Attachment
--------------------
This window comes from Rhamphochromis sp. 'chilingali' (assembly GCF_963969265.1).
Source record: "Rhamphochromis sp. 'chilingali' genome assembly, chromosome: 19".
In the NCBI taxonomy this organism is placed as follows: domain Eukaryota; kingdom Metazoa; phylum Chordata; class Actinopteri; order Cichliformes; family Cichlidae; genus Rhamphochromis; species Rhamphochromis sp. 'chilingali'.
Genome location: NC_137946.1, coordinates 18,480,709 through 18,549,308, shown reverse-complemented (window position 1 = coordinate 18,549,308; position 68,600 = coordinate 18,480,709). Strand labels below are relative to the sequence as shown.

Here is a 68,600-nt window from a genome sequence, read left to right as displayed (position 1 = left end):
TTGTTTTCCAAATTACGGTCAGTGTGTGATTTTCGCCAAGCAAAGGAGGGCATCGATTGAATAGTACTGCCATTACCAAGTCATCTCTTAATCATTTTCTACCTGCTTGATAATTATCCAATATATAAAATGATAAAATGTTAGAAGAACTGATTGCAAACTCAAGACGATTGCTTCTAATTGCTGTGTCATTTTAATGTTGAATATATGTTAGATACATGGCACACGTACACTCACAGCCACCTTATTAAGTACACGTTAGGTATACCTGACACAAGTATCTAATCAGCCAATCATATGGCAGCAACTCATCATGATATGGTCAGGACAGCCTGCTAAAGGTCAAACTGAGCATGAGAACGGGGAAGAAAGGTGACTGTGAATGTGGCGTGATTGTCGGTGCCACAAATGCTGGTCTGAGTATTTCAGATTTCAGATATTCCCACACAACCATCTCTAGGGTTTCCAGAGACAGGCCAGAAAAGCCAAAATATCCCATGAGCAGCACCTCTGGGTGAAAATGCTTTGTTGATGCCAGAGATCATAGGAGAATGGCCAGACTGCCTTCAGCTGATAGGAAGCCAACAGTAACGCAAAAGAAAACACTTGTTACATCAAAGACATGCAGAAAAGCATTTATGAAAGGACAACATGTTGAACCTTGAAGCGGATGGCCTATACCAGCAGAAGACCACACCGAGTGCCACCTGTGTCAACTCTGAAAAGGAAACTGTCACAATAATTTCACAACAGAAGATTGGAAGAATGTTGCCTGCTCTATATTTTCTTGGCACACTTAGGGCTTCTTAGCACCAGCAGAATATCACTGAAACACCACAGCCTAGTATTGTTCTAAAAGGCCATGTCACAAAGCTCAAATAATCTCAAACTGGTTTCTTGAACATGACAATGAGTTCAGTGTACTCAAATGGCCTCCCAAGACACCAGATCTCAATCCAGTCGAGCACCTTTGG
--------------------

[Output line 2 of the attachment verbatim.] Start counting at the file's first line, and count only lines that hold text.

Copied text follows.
Source record: "Rhamphochromis sp. 'chilingali' genome assembly, chromosome: 19".